'Danny Says': Film Review
From Harvard Law to punk, Danny Fields was a man who knew everyone.
He broke up the Beatles, set Jim Morrison up with Nico, and pitted Alice Cooper against Donny Osmond in the pages of a teenybopper magazine — Danny Fields has lived a much more interesting life than you have, whether you know his name or not. In Brendan Toller's lively if, by necessity, incomplete-feeling doc, Fields and an array of pals (famous and otherwise) walk us through a life on the inside. While some of the stories are far from new (the punk rock oral history Please Kill Me, for instance, contains several), it's a treat to hear them in Fields's wry voice. The doc isn't likely to attract as much attention as the similarly themed Supermensch: The Legend of Shep Gordon, but the punk cognoscenti should love it.
Now in his mid-'70s, Fields recalls a friendless youth in Brooklyn and a home in which amphetamines were consumed like M&Ms by mother and child alike. He was 15 and at college when someone took him to see Nina Simone, and the encounter with a yet-to-be-famous, still insecure artist seems to have set the die: From Simone to, most famously, the Ramones, Fields would know groundbreaking musicians before they fully knew themselves. And he'd be an active participant in their stories, many of which are visualized here with colorful (but sometimes on-the-nose) animation.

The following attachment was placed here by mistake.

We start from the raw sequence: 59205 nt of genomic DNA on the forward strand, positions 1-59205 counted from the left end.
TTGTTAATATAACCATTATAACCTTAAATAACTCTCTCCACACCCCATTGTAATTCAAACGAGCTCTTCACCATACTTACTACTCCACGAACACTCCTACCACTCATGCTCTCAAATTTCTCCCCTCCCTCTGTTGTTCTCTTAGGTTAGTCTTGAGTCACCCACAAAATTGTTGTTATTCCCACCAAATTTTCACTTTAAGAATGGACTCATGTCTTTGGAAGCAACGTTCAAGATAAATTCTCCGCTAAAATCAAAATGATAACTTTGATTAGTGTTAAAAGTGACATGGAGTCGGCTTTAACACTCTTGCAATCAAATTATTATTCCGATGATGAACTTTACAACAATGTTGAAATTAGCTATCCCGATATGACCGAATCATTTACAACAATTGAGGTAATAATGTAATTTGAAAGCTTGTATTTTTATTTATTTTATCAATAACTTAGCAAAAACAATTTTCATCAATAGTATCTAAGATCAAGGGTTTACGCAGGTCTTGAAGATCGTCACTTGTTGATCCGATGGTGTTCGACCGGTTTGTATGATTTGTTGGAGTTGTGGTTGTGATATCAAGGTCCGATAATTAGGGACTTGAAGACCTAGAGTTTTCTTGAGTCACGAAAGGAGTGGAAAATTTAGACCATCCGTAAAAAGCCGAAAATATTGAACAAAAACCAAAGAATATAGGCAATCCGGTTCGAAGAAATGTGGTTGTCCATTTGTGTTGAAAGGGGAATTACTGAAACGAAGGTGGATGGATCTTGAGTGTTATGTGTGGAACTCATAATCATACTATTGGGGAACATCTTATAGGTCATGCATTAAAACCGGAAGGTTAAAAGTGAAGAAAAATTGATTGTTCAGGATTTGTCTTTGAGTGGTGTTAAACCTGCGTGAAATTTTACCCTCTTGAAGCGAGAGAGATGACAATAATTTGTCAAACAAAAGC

A self-accepting gay man well before Stonewall, Fields's interest in cutting-edge scenes like those at Andy Warhol's Factory had as much to do with a taste for beautiful people as with music. But his ear helped when he became the "company freak" at Elektra Records, staying out later than label execs in search of wild new talent. He got record deals for the MC5 and Iggy Pop (and eventually introduced the latter to cocaine), but he had a way of getting fired or leaving a job before it really turned lucrative.
That's most obvious in his discussion of the Ramones, who were so unknown when he heard them they agreed to let him be their manager if he'd buy them a new drum kit. He could be rich if he had managed to stay with them. But regret about money is clearly not the source of the "existential despair" we start to hear about toward the film's end, and Toller isn't probing enough to give us any good reasons for why this extraordinary life hasn't led to a greater sense of satisfaction. With the low-hanging fruit of backstage anecdotes all around him, it's easy to understand his reluctance to push.
Production company: Outre Films
Director: Brendan Toller
Producer: Pamela Lubell
Editor: Ian Markiewicz
Music: Henri Scars Struck
Sales: Submarine Entertainment
No rating, 102 minutes